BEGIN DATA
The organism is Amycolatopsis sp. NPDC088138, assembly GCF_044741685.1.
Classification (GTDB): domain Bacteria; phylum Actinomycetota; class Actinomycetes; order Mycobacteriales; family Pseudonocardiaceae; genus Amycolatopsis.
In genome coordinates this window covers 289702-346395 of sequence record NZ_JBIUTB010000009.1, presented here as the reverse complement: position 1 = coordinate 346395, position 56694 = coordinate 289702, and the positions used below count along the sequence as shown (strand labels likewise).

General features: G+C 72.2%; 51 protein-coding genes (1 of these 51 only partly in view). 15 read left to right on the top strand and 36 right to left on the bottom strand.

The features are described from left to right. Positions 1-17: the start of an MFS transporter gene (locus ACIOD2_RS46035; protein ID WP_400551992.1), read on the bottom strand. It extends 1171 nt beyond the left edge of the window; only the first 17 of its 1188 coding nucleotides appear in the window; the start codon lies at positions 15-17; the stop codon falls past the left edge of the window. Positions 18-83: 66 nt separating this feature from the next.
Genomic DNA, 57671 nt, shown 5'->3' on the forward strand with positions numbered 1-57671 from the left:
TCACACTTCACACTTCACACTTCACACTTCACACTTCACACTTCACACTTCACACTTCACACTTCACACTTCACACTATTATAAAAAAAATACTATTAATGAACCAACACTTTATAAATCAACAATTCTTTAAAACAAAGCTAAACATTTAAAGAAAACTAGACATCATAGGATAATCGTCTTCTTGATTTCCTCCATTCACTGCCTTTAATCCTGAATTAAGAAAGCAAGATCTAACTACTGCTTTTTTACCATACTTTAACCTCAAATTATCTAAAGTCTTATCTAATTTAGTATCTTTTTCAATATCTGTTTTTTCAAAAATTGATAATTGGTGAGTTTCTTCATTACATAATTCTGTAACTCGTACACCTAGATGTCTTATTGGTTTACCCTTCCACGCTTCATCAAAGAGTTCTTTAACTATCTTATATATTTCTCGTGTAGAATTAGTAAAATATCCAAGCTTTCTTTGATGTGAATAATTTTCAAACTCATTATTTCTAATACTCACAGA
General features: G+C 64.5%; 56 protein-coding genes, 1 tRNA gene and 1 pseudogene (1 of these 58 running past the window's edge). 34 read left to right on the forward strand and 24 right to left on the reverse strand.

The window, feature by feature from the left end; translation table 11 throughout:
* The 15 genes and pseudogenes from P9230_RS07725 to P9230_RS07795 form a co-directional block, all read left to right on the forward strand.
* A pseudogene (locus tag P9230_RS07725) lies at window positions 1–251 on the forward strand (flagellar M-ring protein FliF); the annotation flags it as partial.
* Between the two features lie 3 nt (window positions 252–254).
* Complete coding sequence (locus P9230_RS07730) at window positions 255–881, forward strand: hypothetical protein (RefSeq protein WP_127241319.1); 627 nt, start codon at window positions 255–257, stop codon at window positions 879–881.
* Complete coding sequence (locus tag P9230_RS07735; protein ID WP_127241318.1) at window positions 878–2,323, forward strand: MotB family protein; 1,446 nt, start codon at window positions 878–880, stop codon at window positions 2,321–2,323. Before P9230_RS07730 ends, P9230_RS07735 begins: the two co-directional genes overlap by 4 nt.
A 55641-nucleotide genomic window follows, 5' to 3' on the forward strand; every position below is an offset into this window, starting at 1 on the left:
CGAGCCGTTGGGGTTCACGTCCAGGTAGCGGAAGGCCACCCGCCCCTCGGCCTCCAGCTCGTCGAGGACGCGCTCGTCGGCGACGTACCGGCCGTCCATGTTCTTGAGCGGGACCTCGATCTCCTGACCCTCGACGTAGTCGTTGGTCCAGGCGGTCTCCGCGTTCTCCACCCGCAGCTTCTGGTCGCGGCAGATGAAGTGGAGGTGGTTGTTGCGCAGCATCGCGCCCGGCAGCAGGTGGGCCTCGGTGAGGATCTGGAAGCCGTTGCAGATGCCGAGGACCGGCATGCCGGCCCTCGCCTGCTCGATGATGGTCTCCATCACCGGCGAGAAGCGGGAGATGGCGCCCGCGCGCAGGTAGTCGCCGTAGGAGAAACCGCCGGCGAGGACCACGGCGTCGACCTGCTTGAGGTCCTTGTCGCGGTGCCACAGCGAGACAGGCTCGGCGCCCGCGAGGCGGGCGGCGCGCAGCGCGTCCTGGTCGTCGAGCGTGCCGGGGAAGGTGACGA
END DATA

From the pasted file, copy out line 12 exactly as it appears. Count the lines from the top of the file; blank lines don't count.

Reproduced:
* Between the two features lie 3 nt (window positions 252–254).